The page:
_{1}) P(y

_{2}) P(y

_{3})]

By using equation (9.19), we have

[P(X,Y)] =

or [P(X, Y)] =

In addition, from equations (9.24) and (9.26), we can calculate

**equation**

= – α(1 – p) log

_{2}α(1 – p) – p log

_{2}p – (1 – α)(1 – p) log

_{2}[(1 – α)(1 – p)]

= (1- p)[- α log

_{2}α – (1 – α) log

_{2}(1- α)] – p log

_{2}p – (1 -p) log

_{2}(1 -p)

Also, we have

**equation**

= – a(1 – p) log

_{2}(1 – p) – αp log

_{2}p – (1 – α) p log

_{2}p

– (1 – α)(1 -p) log

_{2}(1 -p)

= – p log

_{2}p-(1-p) log

_{2}(1 -p)

Thus, by equations (9.33) and (9.57), we have

*I*(X; Y) = I(Y) – H(Y|X) = (1 – p)[- α log

_{2}α – (1 – α) log

_{2}(1 – α)] = (1 – p)H(X)

And by equations (9.35) and (9.58), we have

**equation**

**9.13 ENTROPY RELATIONS FOR A CONTINUOUS CHANNEL**

In a Continuous channel, an information source produces a continuous signal x(t). The set of possible signals is considered as an ensemble of waveforms generated by some ergodic random process. It is further assumed that x(t) has a finite bandwidth so that x(t) is completely characterized by its periodic sample values. Hence, at any sampling instant, the collection of possible sample value constitutes a continuous random variable X descrbed by it probability density function f

_{X}(x).

The average amount of information per sample value of x(t) (i.e., entropy of a continuous source) is measured by

**equation**

The entropy H(X) defined by equation (9.45) is known as the differential entropy of X.

Also, the average mutual information in a continuous channel is defined (by analogy with the discrete case) as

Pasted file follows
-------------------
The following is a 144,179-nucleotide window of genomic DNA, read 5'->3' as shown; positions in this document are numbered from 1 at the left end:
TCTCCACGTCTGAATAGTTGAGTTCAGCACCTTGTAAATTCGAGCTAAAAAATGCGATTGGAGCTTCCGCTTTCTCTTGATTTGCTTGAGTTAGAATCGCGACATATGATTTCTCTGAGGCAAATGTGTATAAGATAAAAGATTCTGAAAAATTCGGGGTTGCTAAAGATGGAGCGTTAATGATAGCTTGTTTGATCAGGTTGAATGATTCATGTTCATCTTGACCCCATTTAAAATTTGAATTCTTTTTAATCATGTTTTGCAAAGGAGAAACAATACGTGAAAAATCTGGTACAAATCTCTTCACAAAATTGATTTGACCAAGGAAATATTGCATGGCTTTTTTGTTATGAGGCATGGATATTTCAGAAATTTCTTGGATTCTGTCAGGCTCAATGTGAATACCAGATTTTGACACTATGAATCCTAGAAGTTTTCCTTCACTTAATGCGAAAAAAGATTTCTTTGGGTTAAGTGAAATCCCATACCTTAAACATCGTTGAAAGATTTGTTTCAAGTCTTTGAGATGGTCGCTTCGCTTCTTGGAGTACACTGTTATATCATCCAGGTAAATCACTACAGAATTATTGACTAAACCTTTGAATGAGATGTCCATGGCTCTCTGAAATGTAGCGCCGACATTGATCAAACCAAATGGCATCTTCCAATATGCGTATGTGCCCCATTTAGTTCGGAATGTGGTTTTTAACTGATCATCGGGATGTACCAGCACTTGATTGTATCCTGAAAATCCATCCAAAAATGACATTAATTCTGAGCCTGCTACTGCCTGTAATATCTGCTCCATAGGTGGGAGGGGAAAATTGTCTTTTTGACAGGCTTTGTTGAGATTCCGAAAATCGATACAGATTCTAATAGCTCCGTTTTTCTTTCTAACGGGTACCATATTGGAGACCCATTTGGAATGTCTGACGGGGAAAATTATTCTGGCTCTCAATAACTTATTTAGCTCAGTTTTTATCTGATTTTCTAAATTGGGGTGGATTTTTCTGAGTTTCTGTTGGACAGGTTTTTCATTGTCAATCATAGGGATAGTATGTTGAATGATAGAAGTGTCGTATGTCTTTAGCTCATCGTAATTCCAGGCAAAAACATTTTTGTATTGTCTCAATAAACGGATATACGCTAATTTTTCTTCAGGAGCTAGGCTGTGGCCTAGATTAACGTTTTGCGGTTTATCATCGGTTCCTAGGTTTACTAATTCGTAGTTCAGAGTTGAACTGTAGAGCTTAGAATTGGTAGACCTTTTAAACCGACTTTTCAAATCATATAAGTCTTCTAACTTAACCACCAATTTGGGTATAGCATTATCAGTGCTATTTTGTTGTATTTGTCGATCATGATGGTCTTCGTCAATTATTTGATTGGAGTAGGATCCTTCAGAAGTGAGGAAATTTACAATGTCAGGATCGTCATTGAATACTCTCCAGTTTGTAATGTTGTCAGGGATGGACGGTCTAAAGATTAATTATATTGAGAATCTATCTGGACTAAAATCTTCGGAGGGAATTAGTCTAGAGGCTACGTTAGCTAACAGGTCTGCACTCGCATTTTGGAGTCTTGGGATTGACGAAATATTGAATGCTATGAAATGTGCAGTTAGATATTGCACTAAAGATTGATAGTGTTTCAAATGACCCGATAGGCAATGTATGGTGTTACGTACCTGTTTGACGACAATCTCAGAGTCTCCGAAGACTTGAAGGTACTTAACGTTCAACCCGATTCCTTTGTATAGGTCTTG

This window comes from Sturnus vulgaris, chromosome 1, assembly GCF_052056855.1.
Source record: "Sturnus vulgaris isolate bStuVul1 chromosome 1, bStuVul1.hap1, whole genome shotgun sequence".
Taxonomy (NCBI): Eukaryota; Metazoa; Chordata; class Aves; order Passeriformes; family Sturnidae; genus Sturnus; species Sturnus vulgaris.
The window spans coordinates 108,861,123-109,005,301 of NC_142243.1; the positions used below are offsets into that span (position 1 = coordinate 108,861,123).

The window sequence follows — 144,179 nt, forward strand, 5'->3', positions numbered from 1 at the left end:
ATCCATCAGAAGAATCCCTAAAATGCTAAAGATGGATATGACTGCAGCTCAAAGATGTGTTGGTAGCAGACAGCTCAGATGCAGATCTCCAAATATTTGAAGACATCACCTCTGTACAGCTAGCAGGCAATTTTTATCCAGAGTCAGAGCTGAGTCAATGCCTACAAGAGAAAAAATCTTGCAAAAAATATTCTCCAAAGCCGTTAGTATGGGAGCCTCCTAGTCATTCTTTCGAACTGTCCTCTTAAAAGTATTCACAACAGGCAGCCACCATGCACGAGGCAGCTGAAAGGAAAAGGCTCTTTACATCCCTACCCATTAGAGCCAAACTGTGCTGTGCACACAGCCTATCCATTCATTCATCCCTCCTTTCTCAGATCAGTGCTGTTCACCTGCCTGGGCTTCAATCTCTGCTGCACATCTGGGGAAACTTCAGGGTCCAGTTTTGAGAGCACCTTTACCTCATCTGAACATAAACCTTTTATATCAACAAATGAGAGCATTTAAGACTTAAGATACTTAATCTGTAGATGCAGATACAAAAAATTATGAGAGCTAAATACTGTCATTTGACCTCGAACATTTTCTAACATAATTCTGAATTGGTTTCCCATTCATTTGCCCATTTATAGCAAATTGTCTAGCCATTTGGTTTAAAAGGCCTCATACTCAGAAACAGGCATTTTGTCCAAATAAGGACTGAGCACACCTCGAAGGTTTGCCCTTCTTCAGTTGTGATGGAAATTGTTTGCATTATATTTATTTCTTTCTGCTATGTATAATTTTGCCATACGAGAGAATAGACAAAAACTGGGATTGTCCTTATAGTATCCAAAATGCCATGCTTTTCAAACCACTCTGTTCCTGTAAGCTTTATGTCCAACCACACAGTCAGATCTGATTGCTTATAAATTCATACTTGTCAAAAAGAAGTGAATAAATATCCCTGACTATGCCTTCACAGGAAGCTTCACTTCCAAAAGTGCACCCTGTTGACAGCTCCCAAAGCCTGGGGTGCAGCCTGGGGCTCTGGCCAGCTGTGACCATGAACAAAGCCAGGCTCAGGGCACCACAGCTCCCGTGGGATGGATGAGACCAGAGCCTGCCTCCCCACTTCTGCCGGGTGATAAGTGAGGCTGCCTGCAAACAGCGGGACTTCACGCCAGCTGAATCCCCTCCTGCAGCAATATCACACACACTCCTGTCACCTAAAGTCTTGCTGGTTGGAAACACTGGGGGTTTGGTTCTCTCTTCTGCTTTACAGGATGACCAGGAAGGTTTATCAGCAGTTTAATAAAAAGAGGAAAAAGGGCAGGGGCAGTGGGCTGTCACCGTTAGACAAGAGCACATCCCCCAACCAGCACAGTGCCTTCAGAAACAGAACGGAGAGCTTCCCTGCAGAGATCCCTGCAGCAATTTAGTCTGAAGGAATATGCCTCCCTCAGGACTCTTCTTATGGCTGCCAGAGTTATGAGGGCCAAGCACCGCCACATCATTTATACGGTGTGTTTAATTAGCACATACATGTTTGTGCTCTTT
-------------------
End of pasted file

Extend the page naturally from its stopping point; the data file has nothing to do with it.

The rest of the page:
I(X; Y) = H(X) H(X|Y) = H(Y) – H(Y|X)

where

**equation**…(9.46)

**equation**…(9.47)

**equation**…(9.48)

**9.14 CAPACITY OF AN ADDITIVE WHITE GAUSSIAN NOISE (AWGN) CHANNEL: SHANNON-HARTLEY LAW**

In an additive white Gaussian noise (AWGN) channel, the channel output

*Y*is given by

Y = X + n …(9.48)

where X is the channel input and n is an additive bandlimited white Gaussian noise with zero mean and variance .

The capacity C

_{s}of an AWGN channel is given by

**EQUATION**

where S/N is the signal-to-noise ratio at the channel output. If the channel bandwidth B Hz is fixed, then the output y(t) is also a bandlimited signal completely characterized by its periodic sample values taken at the Nyquist rate 2B samples/s.

Then the capacity C(b/s) of the AWGN channel is given by

C = 2B x C

_{s}= B log

_{2}b/s …(9.50)

Equation (9.50) is known as the

**Shannon-Hartley law.**

**The Shannon-Hartley law underscores the fundamental role of bandwidth and signal-to-noise ratio in communication. It also shows that we can exchange increased bandwidth for decreased signal power for a system with given capacity**

*C*.

**9.15 CHANNEL CAPACITY : A DETAILED STUDY**

**We know that the bandwidth and the noise power place a restriction upon the rate of information that can is expressed as be transmitted by a channel. It may be shown that in a channel which is disturbed by a white Gaussian noise, one can transmit information at a rate of**

*C*bits per second, where

*C*is the channel capacity and is expressed as

C =

*B*log

_{2}…(9.51)

In this expression, B = channel bandwidth in Hz

S = Signal power

N = Noise power

It may be noted that the expression (equation 9.50) for channel capacity is valid for white Gaussian not However, for other types of noise, the expression is modified.